Just being young and African is more than inspiring for me. I feel like being born post-apartheid I’ve have the responsibility of truly taking advantage of the opportunities that I now have and furthermore I want to play my part of this new wave of Africans that are changing the world’s perceptions of what it means to be African now.

What’s Pretoria’s fashion scene like? How has growing up in PTA influenced your work?

It’s very identity-driven for lack of a better word, and compared to Cape Town or a Joburg, it is oblivious to current trends. This has allowed the scene to be filled with individuals who have a more unique sense of what fashion is to them. There are a lot of vintage and punk influences.

I owe my whole idea of fashion to Pretoria. Since we didn’t really have a scene when I was growing up it allowed me to figure out what fashion is to me. I got my sense of fashion from looking at everyday people and family for what I thought was cool and fashionable. So I fell in love with clothing more than I did with fashion. What one can also get from Pretoria is a sense of humility because in Pretoria nobody is trying like everyone is just themselves so I think that’s the most important thing I’ve gained, to just be myself and not try and fit in or whatever.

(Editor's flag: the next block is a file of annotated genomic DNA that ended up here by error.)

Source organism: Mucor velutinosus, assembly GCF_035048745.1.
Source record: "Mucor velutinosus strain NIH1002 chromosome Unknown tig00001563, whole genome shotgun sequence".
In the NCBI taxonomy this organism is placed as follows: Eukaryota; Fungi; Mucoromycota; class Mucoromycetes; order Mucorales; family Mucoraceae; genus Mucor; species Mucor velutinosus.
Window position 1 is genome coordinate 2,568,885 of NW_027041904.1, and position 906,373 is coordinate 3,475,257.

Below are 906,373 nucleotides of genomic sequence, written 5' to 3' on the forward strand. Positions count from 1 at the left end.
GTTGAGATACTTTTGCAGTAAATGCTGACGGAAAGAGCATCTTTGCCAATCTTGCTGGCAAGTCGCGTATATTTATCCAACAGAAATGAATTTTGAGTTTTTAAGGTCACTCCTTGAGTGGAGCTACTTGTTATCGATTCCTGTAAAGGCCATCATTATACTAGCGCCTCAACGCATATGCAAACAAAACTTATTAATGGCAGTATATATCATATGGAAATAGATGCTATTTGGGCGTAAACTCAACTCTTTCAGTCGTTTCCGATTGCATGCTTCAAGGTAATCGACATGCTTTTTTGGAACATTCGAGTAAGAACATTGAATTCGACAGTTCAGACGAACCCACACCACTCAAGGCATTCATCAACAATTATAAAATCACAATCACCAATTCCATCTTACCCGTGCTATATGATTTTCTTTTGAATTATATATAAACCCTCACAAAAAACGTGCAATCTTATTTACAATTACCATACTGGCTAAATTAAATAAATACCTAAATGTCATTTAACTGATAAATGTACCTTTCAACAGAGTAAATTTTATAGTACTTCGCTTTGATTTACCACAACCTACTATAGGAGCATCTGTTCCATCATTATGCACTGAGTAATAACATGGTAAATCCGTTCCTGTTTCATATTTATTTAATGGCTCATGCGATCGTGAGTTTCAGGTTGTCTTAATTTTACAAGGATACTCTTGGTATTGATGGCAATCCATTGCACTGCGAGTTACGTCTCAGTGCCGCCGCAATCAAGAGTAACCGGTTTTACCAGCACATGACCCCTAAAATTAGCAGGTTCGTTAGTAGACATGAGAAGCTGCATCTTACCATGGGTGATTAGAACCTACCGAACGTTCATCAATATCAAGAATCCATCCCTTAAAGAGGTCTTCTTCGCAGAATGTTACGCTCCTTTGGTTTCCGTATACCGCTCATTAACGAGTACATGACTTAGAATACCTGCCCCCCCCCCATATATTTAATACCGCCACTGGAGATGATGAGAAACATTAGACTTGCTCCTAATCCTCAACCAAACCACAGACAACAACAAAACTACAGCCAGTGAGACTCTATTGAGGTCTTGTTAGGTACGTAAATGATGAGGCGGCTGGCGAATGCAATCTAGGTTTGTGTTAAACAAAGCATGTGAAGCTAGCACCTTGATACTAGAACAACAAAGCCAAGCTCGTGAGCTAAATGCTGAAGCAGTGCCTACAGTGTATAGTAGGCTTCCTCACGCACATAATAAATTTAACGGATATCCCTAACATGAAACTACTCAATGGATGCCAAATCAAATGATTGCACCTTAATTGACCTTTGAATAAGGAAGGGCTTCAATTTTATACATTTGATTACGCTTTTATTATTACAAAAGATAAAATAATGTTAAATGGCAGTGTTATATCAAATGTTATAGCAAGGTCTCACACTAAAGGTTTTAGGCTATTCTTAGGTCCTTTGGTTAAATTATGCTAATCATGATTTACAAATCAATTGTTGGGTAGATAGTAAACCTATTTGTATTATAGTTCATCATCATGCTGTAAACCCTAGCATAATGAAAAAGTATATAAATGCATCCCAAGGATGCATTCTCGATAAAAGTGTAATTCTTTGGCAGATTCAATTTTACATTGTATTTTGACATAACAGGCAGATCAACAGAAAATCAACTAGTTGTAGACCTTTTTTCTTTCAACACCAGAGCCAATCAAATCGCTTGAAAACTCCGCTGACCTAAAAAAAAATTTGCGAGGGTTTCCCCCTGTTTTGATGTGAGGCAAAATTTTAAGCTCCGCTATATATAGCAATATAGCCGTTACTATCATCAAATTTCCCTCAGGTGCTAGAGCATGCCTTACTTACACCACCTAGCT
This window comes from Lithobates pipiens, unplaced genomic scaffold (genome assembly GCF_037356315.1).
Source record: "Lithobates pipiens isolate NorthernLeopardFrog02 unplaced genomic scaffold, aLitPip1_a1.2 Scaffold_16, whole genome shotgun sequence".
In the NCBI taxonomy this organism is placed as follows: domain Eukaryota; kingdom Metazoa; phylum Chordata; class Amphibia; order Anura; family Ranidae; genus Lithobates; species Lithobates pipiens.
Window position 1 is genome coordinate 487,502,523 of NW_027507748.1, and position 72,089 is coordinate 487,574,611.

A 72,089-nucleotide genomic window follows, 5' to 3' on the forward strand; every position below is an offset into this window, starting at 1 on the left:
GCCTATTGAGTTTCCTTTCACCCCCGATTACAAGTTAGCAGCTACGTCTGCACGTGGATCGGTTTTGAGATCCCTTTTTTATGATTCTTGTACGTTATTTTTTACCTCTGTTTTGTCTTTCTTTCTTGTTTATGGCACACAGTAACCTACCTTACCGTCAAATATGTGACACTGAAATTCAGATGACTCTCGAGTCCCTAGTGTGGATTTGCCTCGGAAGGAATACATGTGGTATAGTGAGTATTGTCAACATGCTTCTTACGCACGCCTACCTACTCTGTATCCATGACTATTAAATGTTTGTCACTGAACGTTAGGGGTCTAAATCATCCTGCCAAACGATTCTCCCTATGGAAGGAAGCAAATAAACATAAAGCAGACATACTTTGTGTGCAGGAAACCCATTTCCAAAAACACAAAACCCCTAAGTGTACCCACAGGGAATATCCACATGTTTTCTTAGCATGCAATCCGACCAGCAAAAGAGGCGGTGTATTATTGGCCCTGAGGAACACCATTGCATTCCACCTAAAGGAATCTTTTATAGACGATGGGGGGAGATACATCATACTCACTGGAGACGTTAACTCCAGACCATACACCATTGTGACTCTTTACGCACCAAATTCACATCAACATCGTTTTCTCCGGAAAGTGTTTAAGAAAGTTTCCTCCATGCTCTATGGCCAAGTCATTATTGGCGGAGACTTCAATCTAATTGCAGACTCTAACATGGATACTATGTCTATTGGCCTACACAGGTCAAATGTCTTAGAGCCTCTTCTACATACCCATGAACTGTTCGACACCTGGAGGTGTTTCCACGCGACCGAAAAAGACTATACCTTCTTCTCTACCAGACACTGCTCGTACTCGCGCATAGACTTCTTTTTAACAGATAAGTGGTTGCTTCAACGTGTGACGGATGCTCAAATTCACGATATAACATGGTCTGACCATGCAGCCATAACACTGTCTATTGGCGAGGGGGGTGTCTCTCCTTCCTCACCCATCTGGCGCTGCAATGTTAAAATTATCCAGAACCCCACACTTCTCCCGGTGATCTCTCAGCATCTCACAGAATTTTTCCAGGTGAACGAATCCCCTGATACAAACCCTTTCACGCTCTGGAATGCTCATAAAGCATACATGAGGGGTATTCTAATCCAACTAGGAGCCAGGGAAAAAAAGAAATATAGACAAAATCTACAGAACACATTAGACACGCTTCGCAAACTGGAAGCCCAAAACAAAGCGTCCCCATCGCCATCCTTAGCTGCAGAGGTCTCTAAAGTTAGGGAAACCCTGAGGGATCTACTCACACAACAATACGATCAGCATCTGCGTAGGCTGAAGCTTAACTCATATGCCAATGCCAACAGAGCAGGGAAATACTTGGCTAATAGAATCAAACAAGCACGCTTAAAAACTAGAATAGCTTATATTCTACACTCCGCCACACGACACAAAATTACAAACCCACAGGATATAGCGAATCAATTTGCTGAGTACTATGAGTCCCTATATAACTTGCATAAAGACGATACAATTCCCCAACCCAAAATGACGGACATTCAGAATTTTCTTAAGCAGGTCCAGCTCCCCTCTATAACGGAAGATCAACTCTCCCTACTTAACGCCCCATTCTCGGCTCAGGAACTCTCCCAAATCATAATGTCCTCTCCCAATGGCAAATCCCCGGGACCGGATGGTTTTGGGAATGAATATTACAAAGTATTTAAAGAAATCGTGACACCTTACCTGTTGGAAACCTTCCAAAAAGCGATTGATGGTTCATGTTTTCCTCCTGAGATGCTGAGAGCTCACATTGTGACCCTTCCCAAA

You mention you didn’t think of gender when creating the pieces. What do you think about androgynous fashion? What does it mean to you?

When I think of fashion I don’t think of boy / girl. I just think of really cool stuff regardless of gender or age etc. So it wasn’t about me creating an androgynous collection or hopping on the androgynous trend. I just wanted to create great items of clothing. Something great should not be restricted by anything, especially gender, age etc. I always told myself that no matter what I create, that I’m not going to put restrictions on it because I want people to be able to create their own interpretations and find their own meanings because that’s what I feel anything considered to be art should do, create dialogue in one form or another.

Are you planning on growing Blossom beyond the collection and the soundtrack you created?

It will be a dream to shoot a short film for Blossom, if I can get the right director.

What are your plans for the future?

Hopefully release a Blossom short film and people can just expect more collections, pictures series, my graduate collection and when I feel that the timing is right the release of my official label/brand.

Mokgoko is taking orders via email at ordermynameislebo@gmail.com.

Lebogang Mokgoko's Blossom Collection Look Book. Photo by Keletso Nkabiti & Lunga Ntila.

Lebogang Mokgoko's Blossom Collection Look Book. Photo by Keletso Nkabiti & Lunga Ntila.

Lebogang Mokgoko's Blossom Collection Look Book. Photo by Keletso Nkabiti & Lunga Ntila.

Lebogang Mokgoko's Blossom Collection Look Book. Photo by Keletso Nkabiti & Lunga Ntila.

Blossom Look Book Credits:

Creative Direction by Lebogang Mokgoko

Art Direction by Size Mbiza

Make-Up by Michelle Coetzee

Photography by Keletso Nkabiti & Lunga Ntila

Models: Ethan Richards, Zinhle Mtimkulu, Thato Chandlyamba, Natalie Paneng, Nicholas Lawrence, and Raeesa Ladha